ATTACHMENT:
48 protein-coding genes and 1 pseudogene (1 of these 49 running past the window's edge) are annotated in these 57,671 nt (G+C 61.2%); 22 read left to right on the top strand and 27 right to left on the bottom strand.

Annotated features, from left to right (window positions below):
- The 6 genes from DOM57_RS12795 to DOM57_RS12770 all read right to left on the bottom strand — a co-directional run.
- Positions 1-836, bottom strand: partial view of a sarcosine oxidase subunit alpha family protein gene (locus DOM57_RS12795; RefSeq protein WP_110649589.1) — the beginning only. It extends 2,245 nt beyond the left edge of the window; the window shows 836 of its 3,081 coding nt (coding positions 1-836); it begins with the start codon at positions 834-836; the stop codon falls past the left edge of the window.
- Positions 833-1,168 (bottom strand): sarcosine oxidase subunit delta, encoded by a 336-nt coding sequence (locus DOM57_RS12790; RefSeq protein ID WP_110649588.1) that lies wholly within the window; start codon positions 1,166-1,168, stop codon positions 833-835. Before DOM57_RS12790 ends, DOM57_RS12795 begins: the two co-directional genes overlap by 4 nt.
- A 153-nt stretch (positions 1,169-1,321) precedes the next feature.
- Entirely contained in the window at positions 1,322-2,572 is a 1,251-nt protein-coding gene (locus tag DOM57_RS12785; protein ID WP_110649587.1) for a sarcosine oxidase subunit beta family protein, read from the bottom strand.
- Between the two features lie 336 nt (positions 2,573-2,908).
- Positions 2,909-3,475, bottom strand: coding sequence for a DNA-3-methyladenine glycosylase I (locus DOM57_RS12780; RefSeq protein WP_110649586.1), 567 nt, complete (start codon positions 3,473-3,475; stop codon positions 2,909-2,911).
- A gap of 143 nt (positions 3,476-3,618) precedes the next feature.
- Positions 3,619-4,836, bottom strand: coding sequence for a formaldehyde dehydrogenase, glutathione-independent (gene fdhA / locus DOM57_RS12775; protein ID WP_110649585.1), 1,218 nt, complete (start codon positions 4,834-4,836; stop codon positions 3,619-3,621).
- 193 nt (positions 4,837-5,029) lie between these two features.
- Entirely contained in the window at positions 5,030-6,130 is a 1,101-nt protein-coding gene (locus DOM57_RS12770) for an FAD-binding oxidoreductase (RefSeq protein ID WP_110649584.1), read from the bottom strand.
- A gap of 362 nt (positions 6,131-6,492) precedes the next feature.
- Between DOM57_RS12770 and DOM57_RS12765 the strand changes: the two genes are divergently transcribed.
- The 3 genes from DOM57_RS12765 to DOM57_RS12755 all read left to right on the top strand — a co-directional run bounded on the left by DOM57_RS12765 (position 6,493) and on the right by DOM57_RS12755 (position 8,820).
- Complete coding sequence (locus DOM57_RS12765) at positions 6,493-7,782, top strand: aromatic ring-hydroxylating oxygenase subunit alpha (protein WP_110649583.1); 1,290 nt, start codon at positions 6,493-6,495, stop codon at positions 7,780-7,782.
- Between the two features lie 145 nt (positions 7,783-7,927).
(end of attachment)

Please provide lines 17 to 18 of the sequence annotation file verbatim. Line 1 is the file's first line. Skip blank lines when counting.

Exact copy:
- Complete coding sequence (locus DOM57_RS12765) at positions 6,493-7,782, top strand: aromatic ring-hydroxylating oxygenase subunit alpha (protein WP_110649583.1); 1,290 nt, start codon at positions 6,493-6,495, stop codon at positions 7,780-7,782.
- Between the two features lie 145 nt (positions 7,783-7,927).